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I did a lot of research to re-create the style of the following math book written in 1979:

enter image description here

There are many questions around recreating old fonts such as font-of-old-math-books , how-to-write-like-old-mathematical-papers , old-books-appearance-and-font and I found that the closest would be the Old Standard font in XeLatex.

I noticed, that the older fonts are always a big bolder than the Latex fonts, including Old Standart.

Does anybody know a more suitable, thicker font or a way to thicken (increase the weight of) the font for the whole Latex document? And can you identify the math font (and make it thicker as well?

There are some solutions to the last questions in 1, 2, 3 but I did not find a solution how to scale it globally.

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    Given the use of $\leqq$ and $\geqq$ elsewhere (i.e. with a full horizontal = below the < or >) , is $u\le t$ (with just a - below the <) a misprint for $u\leqq t$?
    – Rosie F
    Commented Dec 18, 2022 at 16:53
  • Old books printed from metal type exhibited "ink squash" resulting from the pressure of the inked type against the paper. This is not true for books printed using digital type, and especially not when the design of the digital type is based on the shapes of the metal letters, not on their printed results. (I know this doesn't help you find what you're looking for, but it's sometimes useful to know why something is so.) Commented Dec 19, 2022 at 1:24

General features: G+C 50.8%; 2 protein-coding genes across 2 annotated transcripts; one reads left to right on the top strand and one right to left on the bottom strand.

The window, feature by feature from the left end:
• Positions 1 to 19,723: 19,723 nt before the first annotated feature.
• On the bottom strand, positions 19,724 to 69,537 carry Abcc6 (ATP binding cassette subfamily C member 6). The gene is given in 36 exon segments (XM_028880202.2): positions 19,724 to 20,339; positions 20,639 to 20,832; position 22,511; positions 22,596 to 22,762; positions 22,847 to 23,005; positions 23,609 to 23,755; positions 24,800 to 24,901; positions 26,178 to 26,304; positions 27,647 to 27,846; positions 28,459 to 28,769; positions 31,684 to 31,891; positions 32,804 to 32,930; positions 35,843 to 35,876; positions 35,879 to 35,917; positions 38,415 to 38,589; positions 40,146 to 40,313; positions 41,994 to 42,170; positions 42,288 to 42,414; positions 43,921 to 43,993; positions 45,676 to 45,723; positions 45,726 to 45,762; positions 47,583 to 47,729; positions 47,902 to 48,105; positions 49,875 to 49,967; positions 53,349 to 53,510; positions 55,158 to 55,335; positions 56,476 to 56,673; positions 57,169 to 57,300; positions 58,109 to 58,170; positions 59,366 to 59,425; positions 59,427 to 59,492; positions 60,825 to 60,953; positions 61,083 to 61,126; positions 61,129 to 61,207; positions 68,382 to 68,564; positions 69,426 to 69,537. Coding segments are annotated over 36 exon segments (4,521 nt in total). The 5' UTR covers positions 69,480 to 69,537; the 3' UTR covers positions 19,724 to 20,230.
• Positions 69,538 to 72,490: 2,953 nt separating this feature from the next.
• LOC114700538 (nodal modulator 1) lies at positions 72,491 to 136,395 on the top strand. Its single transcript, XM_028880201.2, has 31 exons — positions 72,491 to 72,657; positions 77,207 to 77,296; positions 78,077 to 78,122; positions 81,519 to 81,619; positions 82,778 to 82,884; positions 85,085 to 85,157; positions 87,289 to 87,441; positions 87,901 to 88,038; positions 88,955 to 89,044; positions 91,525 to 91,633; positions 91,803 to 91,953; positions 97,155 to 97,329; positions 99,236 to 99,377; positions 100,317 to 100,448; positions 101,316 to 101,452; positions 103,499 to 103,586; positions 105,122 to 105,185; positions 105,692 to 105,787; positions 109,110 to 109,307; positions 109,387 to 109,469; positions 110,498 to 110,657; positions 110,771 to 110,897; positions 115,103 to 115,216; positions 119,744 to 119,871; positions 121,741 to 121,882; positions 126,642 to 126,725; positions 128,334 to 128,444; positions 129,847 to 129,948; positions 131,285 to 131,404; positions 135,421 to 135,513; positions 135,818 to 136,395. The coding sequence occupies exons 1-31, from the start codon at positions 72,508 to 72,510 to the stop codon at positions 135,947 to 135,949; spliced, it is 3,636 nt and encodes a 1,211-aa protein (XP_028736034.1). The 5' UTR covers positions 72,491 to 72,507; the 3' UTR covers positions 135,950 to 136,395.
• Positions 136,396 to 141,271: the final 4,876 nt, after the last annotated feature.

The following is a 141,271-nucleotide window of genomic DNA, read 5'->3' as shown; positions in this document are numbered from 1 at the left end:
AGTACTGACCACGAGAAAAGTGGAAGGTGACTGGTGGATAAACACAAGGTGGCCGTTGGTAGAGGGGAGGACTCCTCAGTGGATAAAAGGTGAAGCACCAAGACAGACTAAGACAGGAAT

1 Answer 1

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enter image description here

Fonts in the computer modern family are very light by design, so most other font choices are bolder, but here I have forced the Times-like TeX Gyre Termes and Stix Two Math fonts to be adjusted to be bolder (but less bold than the designed bold font)

Credit to mathpix for ocr your image to error free LaTeX

\documentclass{article}

\usepackage{unicode-math}
\setmainfont{TeX Gyre Termes}[FakeBold=1]
\setmathfont{Stix Two Math}[FakeBold=1]

\begin{document}

\textbf{Example}

In particular, if $X_A\left(t, t_0\right), X_A\left(t_\theta, t_0\right)=I, X_B\left(t, t_0\right), X_B\left(t_0, t_0\right)=I$, are fundamental matrix solutions of $\dot{x}=A(t) x, \dot{y}=B(t) y$, respectively, then
\[
\begin{aligned}
\left|X_A\left(t, t_0\right)-X_B\left(t, t_0\right)\right| \leqq & \sup _{t_0 \leqq u \leq t}\left|X_B\left(u, t_0\right)\right|\left(\exp \int_{t_0}^t|A(s)| d s\right) \\
& \times \int_{t_0}^t|A(s)-B(s)| d s
\end{aligned}
\]
for all $t \geqq t_0$. Relation (1.11) implies that the principal matrix solution of $\dot{x}=A x$ is a continuous function of the integrable matrix functions $A$ defined on $[0, t]$ with $|A|=\int_0^t|A(s)| d s$.

When a linear differential equation contains general time varying
coefficients, the remarks in this section essentially comprise the
theory concerning the specific structure of the solutions. For special
equations, much more detailed information is available. For equations
with constant or periodic coefficients, the general structure of the
solutions is known and discussed in Sections 4 and 7.
\end{document}

For xelatex you may need to reference the fonts by filename so

\setmainfont{texgyretermes-regular.otf}[FakeBold=1]
\setmathfont{STIXTwoMath-Regular.otf}[FakeBold=1]
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  • Which compiler do you use? I have a hard time reproducing this example. It does not seem to work with pdfLaTex in overleaf and with XeLaTex, the result seem to look differently. Commented Dec 18, 2022 at 22:29
  • 1
    @Uwe.Schneider used lualatex but xelatex should be the same but you may need to use filenames, I added a note to the answer Commented Dec 18, 2022 at 22:55

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